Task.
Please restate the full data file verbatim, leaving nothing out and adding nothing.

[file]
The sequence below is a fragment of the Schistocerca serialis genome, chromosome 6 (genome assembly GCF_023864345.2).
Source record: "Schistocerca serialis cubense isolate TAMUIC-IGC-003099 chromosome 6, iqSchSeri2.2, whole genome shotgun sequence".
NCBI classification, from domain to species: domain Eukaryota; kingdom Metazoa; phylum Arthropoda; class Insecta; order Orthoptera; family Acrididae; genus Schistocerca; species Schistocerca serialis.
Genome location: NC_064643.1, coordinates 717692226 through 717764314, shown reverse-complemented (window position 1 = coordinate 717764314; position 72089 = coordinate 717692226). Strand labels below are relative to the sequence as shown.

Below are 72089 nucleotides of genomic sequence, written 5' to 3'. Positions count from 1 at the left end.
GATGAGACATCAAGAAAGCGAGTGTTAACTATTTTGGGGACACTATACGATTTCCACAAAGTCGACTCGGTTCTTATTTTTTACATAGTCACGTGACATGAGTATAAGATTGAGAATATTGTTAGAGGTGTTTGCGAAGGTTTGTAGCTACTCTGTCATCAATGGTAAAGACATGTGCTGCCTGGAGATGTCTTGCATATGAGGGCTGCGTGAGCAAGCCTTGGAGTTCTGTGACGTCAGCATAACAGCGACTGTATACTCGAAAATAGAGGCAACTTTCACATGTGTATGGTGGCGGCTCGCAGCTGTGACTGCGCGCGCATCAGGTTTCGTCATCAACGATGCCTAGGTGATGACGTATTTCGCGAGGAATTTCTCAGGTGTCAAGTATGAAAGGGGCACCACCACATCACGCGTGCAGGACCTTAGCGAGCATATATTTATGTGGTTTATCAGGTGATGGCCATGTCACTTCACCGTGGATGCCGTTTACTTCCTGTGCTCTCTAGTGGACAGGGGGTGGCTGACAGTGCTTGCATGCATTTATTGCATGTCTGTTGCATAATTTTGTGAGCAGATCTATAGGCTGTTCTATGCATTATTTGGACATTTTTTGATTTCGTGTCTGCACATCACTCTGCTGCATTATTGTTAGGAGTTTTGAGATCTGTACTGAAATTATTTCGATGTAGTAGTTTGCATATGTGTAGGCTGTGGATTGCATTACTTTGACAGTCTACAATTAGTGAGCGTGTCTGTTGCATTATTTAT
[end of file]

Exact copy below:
The sequence below is a fragment of the Schistocerca serialis genome, chromosome 6 (genome assembly GCF_023864345.2).
Source record: "Schistocerca serialis cubense isolate TAMUIC-IGC-003099 chromosome 6, iqSchSeri2.2, whole genome shotgun sequence".
NCBI classification, from domain to species: domain Eukaryota; kingdom Metazoa; phylum Arthropoda; class Insecta; order Orthoptera; family Acrididae; genus Schistocerca; species Schistocerca serialis.
Genome location: NC_064643.1, coordinates 717692226 through 717764314, shown reverse-complemented (window position 1 = coordinate 717764314; position 72089 = coordinate 717692226). Strand labels below are relative to the sequence as shown.

Below are 72089 nucleotides of genomic sequence, written 5' to 3'. Positions count from 1 at the left end.
GATGAGACATCAAGAAAGCGAGTGTTAACTATTTTGGGGACACTATACGATTTCCACAAAGTCGACTCGGTTCTTATTTTTTACATAGTCACGTGACATGAGTATAAGATTGAGAATATTGTTAGAGGTGTTTGCGAAGGTTTGTAGCTACTCTGTCATCAATGGTAAAGACATGTGCTGCCTGGAGATGTCTTGCATATGAGGGCTGCGTGAGCAAGCCTTGGAGTTCTGTGACGTCAGCATAACAGCGACTGTATACTCGAAAATAGAGGCAACTTTCACATGTGTATGGTGGCGGCTCGCAGCTGTGACTGCGCGCGCATCAGGTTTCGTCATCAACGATGCCTAGGTGATGACGTATTTCGCGAGGAATTTCTCAGGTGTCAAGTATGAAAGGGGCACCACCACATCACGCGTGCAGGACCTTAGCGAGCATATATTTATGTGGTTTATCAGGTGATGGCCATGTCACTTCACCGTGGATGCCGTTTACTTCCTGTGCTCTCTAGTGGACAGGGGGTGGCTGACAGTGCTTGCATGCATTTATTGCATGTCTGTTGCATAATTTTGTGAGCAGATCTATAGGCTGTTCTATGCATTATTTGGACATTTTTTGATTTCGTGTCTGCACATCACTCTGCTGCATTATTGTTAGGAGTTTTGAGATCTGTACTGAAATTATTTCGATGTAGTAGTTTGCATATGTGTAGGCTGTGGATTGCATTACTTTGACAGTCTACAATTAGTGAGCGTGTCTGTTGCATTATTTAT